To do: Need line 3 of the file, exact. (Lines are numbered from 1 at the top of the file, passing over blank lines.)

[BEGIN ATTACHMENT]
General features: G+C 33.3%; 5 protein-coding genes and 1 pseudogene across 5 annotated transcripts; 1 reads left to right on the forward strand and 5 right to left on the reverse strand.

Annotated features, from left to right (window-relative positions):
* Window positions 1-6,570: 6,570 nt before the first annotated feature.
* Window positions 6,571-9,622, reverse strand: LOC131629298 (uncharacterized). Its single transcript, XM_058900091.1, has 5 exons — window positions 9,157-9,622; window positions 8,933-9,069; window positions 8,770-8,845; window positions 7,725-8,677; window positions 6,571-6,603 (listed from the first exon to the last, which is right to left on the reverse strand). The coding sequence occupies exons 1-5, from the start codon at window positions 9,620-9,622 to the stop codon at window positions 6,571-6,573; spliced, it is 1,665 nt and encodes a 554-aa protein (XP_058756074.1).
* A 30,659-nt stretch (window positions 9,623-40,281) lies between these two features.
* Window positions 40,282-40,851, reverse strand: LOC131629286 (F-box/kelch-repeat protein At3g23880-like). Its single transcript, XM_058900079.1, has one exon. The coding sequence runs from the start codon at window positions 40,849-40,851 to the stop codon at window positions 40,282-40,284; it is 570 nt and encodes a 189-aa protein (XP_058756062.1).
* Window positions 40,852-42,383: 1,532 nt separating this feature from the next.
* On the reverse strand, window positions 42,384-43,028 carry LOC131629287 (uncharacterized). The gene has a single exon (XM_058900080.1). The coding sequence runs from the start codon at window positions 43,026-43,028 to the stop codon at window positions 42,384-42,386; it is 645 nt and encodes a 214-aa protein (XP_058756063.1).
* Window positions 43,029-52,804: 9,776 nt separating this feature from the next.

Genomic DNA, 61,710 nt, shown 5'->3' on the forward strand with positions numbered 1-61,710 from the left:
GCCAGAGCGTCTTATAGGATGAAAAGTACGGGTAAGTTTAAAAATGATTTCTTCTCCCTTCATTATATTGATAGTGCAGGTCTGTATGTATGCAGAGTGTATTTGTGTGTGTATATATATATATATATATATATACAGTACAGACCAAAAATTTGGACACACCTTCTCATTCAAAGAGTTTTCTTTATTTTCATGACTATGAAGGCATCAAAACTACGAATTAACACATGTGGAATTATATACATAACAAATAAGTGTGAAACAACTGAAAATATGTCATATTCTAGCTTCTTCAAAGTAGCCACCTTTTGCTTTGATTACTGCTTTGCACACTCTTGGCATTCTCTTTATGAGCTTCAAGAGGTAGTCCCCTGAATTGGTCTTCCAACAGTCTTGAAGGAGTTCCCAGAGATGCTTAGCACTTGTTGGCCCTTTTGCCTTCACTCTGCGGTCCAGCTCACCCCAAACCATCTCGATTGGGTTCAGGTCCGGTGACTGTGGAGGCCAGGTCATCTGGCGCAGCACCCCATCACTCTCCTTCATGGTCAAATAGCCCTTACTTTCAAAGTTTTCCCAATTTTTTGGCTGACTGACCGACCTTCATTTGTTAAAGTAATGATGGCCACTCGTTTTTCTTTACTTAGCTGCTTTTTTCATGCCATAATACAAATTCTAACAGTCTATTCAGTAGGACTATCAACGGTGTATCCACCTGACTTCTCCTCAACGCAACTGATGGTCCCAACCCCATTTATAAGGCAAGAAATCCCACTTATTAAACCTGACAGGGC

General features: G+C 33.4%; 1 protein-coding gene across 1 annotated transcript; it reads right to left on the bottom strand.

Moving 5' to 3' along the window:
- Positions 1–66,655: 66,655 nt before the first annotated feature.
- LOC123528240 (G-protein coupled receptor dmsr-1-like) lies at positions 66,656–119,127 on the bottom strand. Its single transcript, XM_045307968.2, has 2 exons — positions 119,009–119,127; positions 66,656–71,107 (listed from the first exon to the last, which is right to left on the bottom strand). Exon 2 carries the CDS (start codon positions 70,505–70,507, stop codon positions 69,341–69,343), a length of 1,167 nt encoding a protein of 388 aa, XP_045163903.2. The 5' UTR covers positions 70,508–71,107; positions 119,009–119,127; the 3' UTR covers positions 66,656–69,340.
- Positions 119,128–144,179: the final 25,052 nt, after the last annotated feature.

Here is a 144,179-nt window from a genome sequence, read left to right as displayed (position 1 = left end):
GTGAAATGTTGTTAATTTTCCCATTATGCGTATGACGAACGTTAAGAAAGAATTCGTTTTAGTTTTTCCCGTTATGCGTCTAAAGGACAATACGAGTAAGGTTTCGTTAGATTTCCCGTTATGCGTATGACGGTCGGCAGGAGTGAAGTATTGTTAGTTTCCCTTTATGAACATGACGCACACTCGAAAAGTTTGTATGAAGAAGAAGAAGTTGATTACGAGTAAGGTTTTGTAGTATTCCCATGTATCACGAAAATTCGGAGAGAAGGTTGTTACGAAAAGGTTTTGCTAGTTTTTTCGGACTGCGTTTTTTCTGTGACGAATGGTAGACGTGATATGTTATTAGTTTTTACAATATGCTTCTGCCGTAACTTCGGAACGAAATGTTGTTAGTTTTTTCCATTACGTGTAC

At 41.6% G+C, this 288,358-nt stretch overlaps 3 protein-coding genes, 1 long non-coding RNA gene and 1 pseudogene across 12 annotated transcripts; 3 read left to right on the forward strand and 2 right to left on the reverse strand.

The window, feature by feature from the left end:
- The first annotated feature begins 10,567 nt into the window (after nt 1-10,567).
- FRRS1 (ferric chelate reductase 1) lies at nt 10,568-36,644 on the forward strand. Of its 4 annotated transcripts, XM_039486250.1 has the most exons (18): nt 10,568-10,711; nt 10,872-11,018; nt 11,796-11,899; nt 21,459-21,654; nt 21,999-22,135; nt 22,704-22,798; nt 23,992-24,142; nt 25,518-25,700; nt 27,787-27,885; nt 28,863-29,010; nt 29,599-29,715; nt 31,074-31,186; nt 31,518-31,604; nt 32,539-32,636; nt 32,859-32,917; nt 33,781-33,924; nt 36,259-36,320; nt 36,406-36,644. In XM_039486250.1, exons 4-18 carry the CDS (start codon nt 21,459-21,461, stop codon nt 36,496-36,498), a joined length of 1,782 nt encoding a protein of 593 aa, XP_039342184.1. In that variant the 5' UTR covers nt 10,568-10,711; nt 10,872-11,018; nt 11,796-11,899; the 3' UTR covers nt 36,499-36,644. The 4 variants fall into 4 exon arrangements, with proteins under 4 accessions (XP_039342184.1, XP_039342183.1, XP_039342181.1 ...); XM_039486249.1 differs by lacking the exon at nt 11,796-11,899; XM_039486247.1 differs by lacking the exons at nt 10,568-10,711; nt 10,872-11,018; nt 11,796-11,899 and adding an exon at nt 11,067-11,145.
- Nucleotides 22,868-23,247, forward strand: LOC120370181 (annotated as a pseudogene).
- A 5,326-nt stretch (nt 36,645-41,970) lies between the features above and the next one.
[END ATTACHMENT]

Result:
* Window positions 1-6,570: 6,570 nt before the first annotated feature.